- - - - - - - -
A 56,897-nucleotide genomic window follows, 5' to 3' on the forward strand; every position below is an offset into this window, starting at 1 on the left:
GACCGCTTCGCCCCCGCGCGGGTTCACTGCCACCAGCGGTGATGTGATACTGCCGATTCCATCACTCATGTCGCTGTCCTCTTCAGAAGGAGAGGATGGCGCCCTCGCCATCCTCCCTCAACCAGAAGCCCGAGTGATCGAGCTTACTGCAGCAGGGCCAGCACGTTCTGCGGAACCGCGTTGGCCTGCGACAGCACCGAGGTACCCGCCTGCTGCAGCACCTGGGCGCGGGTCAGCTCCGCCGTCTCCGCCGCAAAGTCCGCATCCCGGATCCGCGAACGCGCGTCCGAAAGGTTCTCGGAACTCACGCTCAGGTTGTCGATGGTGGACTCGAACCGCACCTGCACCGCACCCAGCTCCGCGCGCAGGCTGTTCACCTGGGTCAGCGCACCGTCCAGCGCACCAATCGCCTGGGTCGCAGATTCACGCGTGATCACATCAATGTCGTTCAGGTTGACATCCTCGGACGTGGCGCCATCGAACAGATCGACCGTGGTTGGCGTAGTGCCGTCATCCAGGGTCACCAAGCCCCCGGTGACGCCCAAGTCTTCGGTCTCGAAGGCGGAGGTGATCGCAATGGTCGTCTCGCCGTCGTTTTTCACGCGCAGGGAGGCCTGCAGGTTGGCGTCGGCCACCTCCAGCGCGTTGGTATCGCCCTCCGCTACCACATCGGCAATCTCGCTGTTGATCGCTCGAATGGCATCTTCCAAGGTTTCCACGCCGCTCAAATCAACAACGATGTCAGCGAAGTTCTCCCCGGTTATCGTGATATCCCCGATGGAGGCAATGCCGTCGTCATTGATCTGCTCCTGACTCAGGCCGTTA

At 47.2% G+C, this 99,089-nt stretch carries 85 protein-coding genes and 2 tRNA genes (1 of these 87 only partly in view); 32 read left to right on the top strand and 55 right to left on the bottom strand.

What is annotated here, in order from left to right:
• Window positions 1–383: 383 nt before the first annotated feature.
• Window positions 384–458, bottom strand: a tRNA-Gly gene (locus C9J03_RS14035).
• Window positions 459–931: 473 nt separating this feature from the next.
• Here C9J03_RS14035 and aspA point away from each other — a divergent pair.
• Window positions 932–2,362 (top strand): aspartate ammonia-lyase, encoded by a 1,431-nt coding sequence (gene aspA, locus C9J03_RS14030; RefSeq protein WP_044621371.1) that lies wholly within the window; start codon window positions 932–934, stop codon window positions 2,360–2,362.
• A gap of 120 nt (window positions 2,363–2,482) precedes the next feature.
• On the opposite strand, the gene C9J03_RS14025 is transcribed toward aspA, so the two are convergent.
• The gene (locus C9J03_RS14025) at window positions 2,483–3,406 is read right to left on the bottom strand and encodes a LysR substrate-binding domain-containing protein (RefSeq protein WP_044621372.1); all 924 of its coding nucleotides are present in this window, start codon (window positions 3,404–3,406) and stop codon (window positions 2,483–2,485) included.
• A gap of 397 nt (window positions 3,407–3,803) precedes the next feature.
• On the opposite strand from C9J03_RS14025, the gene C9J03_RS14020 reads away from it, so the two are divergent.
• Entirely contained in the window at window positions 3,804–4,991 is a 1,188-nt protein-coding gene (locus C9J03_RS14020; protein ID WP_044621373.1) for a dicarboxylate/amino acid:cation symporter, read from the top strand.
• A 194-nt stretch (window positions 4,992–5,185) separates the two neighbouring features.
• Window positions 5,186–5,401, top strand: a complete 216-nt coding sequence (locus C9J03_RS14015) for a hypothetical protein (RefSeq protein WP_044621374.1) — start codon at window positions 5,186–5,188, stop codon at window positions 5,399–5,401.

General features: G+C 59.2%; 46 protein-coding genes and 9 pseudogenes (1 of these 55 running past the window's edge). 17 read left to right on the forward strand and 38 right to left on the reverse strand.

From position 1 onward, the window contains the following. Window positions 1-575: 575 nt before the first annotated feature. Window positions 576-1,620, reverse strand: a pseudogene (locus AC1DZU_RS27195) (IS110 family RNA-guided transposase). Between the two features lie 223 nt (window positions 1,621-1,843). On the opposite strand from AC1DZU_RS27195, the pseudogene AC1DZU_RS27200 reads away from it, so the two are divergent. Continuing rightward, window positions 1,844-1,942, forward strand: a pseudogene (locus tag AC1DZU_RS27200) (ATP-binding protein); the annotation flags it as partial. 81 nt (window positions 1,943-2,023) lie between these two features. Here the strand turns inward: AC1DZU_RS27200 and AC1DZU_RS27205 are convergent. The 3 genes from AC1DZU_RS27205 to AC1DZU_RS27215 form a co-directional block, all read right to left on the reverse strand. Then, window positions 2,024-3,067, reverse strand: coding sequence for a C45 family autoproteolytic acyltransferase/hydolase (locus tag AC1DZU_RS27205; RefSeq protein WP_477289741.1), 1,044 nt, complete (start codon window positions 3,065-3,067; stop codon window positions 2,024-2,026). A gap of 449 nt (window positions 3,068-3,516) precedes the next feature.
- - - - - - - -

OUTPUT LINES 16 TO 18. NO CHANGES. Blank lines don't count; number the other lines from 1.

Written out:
• A 194-nt stretch (window positions 4,992–5,185) separates the two neighbouring features.
• Window positions 5,186–5,401, top strand: a complete 216-nt coding sequence (locus C9J03_RS14015) for a hypothetical protein (RefSeq protein WP_044621374.1) — start codon at window positions 5,186–5,188, stop codon at window positions 5,399–5,401.

General features: G+C 59.2%; 46 protein-coding genes and 9 pseudogenes (1 of these 55 running past the window's edge). 17 read left to right on the forward strand and 38 right to left on the reverse strand.